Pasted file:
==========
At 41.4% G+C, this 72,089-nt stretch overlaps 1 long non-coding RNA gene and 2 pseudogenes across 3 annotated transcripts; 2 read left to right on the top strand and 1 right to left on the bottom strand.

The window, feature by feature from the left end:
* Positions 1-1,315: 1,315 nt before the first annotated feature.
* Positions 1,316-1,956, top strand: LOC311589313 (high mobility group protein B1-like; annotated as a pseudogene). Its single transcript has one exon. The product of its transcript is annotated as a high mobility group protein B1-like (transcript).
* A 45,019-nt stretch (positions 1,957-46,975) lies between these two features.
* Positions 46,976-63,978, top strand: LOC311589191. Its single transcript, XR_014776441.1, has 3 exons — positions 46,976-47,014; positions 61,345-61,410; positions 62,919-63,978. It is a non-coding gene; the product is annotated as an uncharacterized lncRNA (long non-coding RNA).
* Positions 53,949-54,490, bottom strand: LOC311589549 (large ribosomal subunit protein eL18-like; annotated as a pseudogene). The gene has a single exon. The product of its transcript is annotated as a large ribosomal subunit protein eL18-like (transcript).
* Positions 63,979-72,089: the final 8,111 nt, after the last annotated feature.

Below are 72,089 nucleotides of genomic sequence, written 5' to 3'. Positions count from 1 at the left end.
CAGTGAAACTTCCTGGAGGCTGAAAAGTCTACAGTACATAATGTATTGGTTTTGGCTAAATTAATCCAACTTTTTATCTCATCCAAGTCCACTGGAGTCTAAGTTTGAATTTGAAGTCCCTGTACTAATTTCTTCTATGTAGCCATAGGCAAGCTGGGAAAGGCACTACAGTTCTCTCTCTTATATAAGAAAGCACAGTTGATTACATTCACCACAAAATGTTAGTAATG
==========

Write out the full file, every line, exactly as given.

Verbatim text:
At 41.4% G+C, this 72,089-nt stretch overlaps 1 long non-coding RNA gene and 2 pseudogenes across 3 annotated transcripts; 2 read left to right on the top strand and 1 right to left on the bottom strand.

The window, feature by feature from the left end:
* Positions 1-1,315: 1,315 nt before the first annotated feature.
* Positions 1,316-1,956, top strand: LOC311589313 (high mobility group protein B1-like; annotated as a pseudogene). Its single transcript has one exon. The product of its transcript is annotated as a high mobility group protein B1-like (transcript).
* A 45,019-nt stretch (positions 1,957-46,975) lies between these two features.
* Positions 46,976-63,978, top strand: LOC311589191. Its single transcript, XR_014776441.1, has 3 exons — positions 46,976-47,014; positions 61,345-61,410; positions 62,919-63,978. It is a non-coding gene; the product is annotated as an uncharacterized lncRNA (long non-coding RNA).
* Positions 53,949-54,490, bottom strand: LOC311589549 (large ribosomal subunit protein eL18-like; annotated as a pseudogene). The gene has a single exon. The product of its transcript is annotated as a large ribosomal subunit protein eL18-like (transcript).
* Positions 63,979-72,089: the final 8,111 nt, after the last annotated feature.

Below are 72,089 nucleotides of genomic sequence, written 5' to 3'. Positions count from 1 at the left end.
CAGTGAAACTTCCTGGAGGCTGAAAAGTCTACAGTACATAATGTATTGGTTTTGGCTAAATTAATCCAACTTTTTATCTCATCCAAGTCCACTGGAGTCTAAGTTTGAATTTGAAGTCCCTGTACTAATTTCTTCTATGTAGCCATAGGCAAGCTGGGAAAGGCACTACAGTTCTCTCTCTTATATAAGAAAGCACAGTTGATTACATTCACCACAAAATGTTAGTAATG